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June 21, 2024

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Sonny Vincent
The Good, The Bad, The Ugly (Acetate Records)

By: Vinnie Apicella

If I didn't have a bias toward the fact this album features some of my favorite players, and the fact that Vincent's track record in Punk Rock circles reads like an eight page rap sheet for America's Most Wanted's latest lead story, I'd still say it blows the doors off most the mainstream shit in Punk guise. Vincent's history is legendary and impressive enough in its own right, but are there really enough people that know who, what, where and when, when it comes to Sonny Vincent? Rocket From The Crypt did when they offered their instrumental support on their latest tour together. And luckily here's an album that says it all, through the kick ass and dirty Detroit-born sound, and the no less than nineteen contributing guitarists representing middle aged and modern day outcasts like MC5, The Damned, Black Flag, Sonic Youth and The Offspring. Impressed? Wait until you hear the record. The sound is pure Motor City trash, ranking back to the best Garage Punk had to offer in the day and updating the sound to a notch below barely audible - or Zeke, as many might suggest - and would true Punks have it any other way? Vincent's story began back in the mid-'70s and the New York-reared Testors, which short-lived though it was, was one of the few street acts to get their gig at the legendary LES hangs with the likes of The Ramones, Dead Boys, Suicide, and so forth.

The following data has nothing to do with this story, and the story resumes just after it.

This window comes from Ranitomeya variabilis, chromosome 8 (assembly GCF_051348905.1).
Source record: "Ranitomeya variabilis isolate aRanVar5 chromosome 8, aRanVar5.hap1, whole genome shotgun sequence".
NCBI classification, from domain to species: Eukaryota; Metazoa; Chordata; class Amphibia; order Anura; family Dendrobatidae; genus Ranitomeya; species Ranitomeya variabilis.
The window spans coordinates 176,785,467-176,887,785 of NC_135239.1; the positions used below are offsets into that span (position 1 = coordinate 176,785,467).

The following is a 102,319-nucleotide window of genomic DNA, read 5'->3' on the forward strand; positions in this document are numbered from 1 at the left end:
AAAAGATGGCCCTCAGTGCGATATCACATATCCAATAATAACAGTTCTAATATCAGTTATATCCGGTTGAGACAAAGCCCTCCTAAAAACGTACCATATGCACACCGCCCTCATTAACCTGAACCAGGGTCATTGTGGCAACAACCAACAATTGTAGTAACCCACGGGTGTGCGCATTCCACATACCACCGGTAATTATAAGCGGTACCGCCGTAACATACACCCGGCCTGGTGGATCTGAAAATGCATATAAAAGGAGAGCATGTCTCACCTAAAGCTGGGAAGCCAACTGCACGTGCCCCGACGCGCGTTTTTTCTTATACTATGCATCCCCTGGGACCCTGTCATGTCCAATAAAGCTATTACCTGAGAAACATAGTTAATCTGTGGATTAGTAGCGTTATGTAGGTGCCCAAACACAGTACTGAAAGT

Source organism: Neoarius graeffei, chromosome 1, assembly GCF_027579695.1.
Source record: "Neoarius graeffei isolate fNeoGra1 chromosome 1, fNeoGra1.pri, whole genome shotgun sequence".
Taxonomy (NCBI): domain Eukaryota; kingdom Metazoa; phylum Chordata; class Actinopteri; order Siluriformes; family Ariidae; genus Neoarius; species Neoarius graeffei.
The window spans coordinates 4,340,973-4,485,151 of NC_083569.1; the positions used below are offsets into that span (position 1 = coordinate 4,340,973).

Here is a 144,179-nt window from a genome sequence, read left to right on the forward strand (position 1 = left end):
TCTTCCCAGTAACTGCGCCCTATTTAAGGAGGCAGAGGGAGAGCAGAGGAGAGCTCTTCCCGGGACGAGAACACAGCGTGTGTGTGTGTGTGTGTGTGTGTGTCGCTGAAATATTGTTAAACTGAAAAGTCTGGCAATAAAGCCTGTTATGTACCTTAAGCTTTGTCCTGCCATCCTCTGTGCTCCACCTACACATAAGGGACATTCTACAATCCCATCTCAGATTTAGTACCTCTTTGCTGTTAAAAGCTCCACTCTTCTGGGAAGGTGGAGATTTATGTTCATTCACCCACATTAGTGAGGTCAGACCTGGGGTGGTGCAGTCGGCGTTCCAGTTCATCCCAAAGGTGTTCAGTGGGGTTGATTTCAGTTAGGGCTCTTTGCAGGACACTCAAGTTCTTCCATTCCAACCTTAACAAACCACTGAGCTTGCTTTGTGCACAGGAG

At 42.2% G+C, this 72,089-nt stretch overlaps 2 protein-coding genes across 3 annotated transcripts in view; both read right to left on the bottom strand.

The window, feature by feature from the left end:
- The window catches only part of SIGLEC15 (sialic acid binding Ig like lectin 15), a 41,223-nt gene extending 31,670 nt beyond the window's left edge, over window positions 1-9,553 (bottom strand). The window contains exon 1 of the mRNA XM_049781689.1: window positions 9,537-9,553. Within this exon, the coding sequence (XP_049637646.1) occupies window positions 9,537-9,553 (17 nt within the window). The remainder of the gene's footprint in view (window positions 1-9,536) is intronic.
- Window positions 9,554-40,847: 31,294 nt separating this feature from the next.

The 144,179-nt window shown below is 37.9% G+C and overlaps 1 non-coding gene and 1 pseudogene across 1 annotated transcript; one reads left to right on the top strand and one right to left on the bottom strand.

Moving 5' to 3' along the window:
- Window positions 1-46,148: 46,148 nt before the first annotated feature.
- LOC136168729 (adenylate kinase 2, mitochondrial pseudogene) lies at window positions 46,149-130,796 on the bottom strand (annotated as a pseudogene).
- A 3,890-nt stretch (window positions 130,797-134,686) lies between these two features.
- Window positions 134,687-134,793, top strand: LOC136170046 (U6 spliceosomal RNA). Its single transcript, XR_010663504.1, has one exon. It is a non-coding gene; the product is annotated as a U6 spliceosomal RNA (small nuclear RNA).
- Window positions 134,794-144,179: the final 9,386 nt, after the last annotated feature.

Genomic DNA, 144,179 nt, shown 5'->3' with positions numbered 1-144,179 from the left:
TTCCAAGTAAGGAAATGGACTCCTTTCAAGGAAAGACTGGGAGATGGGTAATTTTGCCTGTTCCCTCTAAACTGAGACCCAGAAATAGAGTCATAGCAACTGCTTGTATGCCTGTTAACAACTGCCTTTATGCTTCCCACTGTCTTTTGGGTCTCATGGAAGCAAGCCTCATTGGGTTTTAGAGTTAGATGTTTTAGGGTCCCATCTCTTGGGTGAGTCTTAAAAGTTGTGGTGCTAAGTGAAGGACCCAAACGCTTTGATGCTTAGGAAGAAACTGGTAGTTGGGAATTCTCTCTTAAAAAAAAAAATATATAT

Followed by countless solo jaunts and forged friendships along the way, two decades plus later, Vincent remains among the scene's most revered performers. "The Good, The Bad, The Ugly" is an audio highlight reel of new material consisting of fourteen fast moving fret-blazing tracks. With a trusty "FTW" for guidance, he lets it hang loose and his guest stars are only too happy to lend a hand(s) to get the riff, fill, or closing run done. While Vincent's featured "band" for the album includes The Stooges' Scott Asheton and The Damned's Captain Sensible, a super-trio in their own right, the songs are boosted by the extra finger work by the individual players - I'll go on a limb to call "Down The Drain" the unlikely standout with Richard Lloyd's (Television) and Jimmy James' (The Hangmen) dirty Blues style for one of the few downshifts. At the onset the disc breaks into a blistering pace - "My Guitar," "Trans-Love," and "That Sound," with Vincent finding freedom and friendship through his own and the many others who've shared the scene and likely photo session for the slickly done cover pages here.

Definitely on the louder side of living dangerously, this disc takes no prisoners, follows no rules, fucks the world more than a few times, and has "all my favorite guys to play on the album." What more could you ask for? They even got Brian James and Greg Ginn to play here - "Trans-Love" and "Yesterday's News," both great tunes, incidentally! It's an ol' schooler's dream and new schooler's blueprint for cool. Riding Heavy Rock and Classic era Punk with plenty o' hooks, heart, soul, and skin-shredding sacrifice, "GBU" is singularly Sonny when the smoke clears but meaty enough at its core to come off like twenty bands in one down this endless line of anything goes anthems for a new generation of degenerates.

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